A desire to do things differently, to work flexibly, to break free from the shackles of the corporate world or the desire to reap the rewards of your own labours are some of the reasons that people take the risk of setting up their own business. It is a brave step to move away from the security of being an employee, but for an increasing number of individuals, this is a risk worth taking.
In 2015 there were 5.2million UK companies that were made up of 9 or less employees. These micro businesses are made all the more possible due to advances in technology and a growing support network for start ups. They may be small, but these companies are contributing more to the economy than simply keeping the unemployment figures down. In some industries, they are leading the way.
Advantages of Microbusinesses
It may seem impossible for a small business to be able to complete against the established corporate giants, but there are advantages to being small. Their size means that they can more easily respond to local needs, can adapt to changes in the market and can offer bespoke or niche products and services that aren’t viable to big organisations.
The rise of online business means that individuals can start small and invest profits back into the business as it grows. Working from a room in their house, or a hot desk in a local business hub, they can set up a company and begin trading with low capital costs.
With a commitment to developing an engaging social media presence, attendance at networking groups, business and community events the micro businesses can put themselves face to face with potential customers. They can listen and respond to what people really want. They can become approachable and engage with customers in a way that would be more challenging for large scale operations.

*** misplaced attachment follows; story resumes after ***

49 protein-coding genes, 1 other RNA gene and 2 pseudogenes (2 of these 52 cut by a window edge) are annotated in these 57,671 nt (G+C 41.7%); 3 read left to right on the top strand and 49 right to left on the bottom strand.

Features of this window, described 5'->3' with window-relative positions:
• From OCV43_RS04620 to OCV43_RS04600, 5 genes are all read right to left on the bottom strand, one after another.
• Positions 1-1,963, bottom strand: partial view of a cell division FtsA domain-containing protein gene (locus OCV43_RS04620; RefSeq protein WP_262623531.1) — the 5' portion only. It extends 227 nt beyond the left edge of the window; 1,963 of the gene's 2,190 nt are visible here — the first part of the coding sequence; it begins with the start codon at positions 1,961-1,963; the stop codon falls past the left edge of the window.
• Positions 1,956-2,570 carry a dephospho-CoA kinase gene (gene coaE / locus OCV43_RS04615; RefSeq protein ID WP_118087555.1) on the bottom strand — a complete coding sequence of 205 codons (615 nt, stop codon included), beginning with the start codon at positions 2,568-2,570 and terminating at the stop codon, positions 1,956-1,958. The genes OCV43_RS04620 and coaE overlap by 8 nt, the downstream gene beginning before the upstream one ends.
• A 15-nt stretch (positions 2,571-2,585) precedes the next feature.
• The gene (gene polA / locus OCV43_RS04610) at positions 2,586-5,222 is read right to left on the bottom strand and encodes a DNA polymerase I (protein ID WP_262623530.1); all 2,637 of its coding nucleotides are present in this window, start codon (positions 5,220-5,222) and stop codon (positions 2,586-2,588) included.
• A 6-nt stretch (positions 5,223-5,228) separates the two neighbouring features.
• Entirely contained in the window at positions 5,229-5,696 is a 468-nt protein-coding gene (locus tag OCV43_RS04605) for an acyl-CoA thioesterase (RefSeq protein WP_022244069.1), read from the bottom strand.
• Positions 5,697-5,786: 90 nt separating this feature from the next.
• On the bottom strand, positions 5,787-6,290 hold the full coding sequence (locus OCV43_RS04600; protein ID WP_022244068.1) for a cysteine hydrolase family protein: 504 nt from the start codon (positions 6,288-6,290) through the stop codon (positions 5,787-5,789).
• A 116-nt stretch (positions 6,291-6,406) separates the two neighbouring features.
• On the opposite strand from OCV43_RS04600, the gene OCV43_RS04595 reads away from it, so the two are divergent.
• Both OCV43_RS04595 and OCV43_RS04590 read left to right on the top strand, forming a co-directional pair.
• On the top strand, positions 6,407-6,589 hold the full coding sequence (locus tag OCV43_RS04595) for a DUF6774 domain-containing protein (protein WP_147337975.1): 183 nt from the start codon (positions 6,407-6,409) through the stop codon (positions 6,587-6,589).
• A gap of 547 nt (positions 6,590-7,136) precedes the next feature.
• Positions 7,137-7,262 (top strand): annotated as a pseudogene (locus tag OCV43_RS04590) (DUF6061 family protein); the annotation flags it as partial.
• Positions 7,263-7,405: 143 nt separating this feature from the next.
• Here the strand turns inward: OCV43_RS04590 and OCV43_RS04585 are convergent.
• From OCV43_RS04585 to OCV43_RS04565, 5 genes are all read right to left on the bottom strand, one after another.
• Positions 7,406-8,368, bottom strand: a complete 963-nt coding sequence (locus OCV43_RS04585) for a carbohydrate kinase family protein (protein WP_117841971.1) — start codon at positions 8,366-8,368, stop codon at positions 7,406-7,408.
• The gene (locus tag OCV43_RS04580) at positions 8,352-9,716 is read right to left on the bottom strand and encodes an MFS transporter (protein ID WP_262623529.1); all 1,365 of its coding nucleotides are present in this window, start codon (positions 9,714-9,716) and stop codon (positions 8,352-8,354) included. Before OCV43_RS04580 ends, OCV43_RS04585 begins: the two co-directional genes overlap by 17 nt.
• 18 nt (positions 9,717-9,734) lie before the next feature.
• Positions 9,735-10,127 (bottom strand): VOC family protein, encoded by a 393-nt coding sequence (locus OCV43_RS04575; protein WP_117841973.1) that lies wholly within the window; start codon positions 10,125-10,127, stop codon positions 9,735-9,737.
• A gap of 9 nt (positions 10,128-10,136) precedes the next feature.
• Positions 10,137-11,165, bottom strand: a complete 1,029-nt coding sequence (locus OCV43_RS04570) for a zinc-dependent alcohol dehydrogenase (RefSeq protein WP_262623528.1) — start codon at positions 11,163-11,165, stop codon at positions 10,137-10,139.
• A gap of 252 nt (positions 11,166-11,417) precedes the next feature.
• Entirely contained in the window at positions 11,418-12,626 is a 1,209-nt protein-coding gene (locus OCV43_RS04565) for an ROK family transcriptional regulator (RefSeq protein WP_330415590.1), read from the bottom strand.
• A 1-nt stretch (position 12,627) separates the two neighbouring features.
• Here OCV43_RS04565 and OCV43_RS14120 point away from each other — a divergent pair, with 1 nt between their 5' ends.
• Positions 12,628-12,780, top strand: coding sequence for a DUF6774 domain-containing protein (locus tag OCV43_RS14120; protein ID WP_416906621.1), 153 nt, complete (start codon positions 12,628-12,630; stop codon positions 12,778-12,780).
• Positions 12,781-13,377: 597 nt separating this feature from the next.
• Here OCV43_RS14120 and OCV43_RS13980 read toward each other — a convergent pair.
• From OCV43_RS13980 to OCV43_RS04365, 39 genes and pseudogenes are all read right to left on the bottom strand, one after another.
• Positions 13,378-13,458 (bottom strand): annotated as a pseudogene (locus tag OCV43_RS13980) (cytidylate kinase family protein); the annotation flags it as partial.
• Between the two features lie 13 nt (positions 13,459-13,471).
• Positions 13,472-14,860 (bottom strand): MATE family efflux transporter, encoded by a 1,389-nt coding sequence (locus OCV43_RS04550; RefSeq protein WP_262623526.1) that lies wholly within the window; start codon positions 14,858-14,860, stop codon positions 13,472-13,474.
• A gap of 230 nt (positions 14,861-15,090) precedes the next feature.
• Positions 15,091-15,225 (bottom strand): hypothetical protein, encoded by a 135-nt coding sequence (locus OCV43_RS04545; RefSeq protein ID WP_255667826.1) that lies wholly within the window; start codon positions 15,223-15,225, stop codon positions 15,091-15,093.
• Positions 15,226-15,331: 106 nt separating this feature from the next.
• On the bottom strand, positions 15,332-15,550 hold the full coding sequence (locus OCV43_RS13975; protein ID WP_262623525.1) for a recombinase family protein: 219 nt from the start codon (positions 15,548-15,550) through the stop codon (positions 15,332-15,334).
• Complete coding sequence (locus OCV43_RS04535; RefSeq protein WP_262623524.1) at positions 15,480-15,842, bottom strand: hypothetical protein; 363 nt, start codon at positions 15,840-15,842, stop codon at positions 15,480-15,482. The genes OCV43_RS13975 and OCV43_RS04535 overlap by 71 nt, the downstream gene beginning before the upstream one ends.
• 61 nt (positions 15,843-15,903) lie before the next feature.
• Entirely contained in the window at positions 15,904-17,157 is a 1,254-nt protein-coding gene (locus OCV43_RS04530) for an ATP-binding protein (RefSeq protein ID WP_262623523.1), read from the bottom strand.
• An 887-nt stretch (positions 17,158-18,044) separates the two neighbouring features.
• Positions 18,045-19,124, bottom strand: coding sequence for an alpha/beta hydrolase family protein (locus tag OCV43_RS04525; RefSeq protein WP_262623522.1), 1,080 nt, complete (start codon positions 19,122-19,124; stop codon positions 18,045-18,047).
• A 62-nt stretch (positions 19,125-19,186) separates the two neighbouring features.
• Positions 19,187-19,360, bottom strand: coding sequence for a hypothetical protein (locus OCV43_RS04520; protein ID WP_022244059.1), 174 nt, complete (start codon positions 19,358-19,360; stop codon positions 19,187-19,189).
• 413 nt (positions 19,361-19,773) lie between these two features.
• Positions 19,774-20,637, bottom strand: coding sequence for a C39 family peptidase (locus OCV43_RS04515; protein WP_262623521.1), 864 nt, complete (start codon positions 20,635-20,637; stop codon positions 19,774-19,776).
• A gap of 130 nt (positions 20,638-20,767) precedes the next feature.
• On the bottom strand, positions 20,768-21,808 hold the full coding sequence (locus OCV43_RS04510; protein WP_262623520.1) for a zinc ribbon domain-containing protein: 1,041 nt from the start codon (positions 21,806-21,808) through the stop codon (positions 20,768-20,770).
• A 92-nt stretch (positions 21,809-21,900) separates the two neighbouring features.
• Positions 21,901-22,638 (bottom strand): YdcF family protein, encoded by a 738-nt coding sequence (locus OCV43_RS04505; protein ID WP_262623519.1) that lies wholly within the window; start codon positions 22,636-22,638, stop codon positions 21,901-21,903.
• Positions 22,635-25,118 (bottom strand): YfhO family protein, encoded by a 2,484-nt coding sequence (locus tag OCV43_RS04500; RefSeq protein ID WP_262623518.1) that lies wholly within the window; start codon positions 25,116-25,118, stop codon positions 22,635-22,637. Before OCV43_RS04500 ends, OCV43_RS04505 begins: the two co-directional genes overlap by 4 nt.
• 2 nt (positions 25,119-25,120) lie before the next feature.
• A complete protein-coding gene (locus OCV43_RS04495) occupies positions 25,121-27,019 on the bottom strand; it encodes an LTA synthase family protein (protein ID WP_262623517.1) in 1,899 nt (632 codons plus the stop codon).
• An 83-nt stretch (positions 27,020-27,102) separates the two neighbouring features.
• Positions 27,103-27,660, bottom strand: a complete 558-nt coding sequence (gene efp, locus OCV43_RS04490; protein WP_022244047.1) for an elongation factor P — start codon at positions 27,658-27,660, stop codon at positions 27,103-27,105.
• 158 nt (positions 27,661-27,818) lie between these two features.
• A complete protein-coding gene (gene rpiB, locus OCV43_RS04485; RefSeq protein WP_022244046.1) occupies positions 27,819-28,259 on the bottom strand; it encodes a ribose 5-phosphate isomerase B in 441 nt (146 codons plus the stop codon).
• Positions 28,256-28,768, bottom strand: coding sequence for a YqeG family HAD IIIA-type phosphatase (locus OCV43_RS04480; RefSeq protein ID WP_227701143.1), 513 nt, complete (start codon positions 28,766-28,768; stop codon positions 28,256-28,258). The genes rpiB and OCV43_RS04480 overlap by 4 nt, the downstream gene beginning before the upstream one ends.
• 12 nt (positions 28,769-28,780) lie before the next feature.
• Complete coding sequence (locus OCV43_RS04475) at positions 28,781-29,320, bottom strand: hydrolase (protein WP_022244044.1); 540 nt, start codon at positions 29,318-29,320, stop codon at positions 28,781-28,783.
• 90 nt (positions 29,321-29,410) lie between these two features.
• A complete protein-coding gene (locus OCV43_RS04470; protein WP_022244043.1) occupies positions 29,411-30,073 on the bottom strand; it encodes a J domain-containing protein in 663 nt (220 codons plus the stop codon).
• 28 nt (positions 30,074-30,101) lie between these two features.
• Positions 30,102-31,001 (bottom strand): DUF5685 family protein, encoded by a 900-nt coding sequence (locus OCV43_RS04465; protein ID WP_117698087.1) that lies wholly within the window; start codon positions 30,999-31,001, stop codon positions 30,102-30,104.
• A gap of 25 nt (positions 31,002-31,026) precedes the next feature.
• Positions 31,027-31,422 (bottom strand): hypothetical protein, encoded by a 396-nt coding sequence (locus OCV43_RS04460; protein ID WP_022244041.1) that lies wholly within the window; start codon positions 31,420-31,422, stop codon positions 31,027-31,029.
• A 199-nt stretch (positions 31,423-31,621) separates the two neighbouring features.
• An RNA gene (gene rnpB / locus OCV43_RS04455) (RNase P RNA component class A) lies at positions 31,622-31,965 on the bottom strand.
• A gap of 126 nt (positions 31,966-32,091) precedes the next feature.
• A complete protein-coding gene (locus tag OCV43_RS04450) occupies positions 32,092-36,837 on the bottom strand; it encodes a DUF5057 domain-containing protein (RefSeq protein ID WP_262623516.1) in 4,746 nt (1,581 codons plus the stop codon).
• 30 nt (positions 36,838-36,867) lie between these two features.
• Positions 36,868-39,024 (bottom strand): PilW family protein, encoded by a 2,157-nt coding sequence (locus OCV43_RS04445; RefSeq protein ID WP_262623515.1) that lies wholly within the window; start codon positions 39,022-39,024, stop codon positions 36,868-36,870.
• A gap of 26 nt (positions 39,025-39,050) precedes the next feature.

Obviously there are many challenges for small businesses, including establishing kudos, working every possible hour to get things off the ground, the limitations of existing skills, knowledge and experience in every aspect of the business and financial management. Without a regular income, every investment has got to count and any delay in payments due or unexpected bills can have serious implications on the stability of the business.
Seek Business Support and Resources
To aid success it is important to seek the support of others. Networking events can be a great place for the exchange of knowledge and tips, as well as a place for building contacts. There are also plenty of free resources including this online social media course which can help build an understanding how social media and other forms of internet marketing can lead to online success.
A little research should also lead to local forums, directories, support groups and government sponsored initiates that could transform how a business is run. Partnering with other companies or outsourcing can also be a way of reducing costs and filling skills gaps within a small team. Find out about local scheme that encourage shared resources from office administration and accounts to storage space and transportation.
Sourcing skilled employees can also be a challenge, but considering what could be offered in an employee package beyond a salary could make for a more attractive proposition. Discounts, shares, quality training and health insurance are all perks that could help to attract the right candidates. It can also help to focus on the skills rather than a restrictive job role. With flexible working schemes it may also be possible to draw on the talents of parents who have given up their career, but are looking for work that fits in with family life.
The freedom of setting up your own business means that you can break the mould and find innovative ways of working that lead to favourable outcomes. Are you ready to break